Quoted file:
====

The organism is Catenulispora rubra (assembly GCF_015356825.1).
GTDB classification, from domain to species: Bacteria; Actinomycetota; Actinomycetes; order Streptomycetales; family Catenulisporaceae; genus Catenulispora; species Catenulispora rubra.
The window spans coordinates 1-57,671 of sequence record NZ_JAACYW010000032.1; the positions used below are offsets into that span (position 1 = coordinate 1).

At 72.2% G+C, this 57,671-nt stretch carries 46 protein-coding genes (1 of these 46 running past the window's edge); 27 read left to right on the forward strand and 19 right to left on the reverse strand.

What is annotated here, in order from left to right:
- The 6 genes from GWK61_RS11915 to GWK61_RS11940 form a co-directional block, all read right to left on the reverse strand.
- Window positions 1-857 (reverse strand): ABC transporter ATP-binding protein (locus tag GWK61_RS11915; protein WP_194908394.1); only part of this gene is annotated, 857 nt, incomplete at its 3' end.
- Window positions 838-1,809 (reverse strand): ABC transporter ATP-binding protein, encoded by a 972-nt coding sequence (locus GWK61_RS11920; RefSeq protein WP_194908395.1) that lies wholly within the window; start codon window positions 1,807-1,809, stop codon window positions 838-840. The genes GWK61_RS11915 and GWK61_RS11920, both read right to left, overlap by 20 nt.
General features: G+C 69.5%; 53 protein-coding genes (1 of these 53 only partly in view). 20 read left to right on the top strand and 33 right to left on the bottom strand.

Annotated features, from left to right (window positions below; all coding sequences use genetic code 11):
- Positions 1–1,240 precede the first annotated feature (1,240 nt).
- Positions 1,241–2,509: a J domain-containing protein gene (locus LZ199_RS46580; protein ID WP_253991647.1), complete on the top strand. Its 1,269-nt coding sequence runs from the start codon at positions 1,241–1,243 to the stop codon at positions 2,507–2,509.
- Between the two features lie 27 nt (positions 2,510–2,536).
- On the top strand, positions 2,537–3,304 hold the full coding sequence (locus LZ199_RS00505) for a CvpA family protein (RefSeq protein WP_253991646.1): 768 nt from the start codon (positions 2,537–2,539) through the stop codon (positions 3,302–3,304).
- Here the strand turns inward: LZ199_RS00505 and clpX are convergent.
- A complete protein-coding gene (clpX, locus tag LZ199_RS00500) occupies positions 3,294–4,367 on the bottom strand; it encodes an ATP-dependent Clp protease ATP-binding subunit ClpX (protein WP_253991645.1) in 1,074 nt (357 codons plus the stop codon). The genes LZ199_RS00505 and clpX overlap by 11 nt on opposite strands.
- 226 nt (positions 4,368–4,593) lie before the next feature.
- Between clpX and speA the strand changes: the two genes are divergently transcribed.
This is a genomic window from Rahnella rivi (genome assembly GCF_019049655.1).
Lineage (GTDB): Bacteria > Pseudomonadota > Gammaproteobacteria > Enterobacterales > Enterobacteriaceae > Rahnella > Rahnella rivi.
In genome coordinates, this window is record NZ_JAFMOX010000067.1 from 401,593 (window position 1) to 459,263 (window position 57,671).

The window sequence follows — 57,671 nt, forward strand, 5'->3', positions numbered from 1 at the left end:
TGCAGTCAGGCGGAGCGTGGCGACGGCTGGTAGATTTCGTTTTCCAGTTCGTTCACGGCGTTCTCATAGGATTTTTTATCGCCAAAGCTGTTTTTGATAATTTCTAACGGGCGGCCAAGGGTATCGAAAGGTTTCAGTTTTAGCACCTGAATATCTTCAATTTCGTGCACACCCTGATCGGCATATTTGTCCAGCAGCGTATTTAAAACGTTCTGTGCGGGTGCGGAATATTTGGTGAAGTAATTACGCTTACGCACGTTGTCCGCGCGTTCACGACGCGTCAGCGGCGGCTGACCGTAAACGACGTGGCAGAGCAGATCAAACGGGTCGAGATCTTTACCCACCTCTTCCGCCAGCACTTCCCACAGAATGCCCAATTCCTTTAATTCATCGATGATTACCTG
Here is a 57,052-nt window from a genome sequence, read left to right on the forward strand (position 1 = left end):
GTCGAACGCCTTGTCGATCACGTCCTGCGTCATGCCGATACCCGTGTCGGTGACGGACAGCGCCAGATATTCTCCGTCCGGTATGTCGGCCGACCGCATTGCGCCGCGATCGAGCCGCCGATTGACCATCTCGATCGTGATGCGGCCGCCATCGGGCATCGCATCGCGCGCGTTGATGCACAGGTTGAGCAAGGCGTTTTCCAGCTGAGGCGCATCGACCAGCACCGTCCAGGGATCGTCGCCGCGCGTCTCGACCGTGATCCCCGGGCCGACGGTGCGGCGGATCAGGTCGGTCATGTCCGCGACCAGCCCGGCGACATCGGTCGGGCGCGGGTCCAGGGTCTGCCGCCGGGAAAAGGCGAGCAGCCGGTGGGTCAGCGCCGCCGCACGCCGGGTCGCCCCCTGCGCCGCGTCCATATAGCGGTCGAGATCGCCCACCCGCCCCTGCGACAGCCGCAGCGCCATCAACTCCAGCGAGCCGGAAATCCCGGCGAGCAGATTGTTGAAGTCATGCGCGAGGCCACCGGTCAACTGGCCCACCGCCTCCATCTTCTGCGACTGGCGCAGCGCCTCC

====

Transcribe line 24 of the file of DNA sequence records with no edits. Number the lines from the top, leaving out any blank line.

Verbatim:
Here is a 57,052-nt window from a genome sequence, read left to right on the forward strand (position 1 = left end):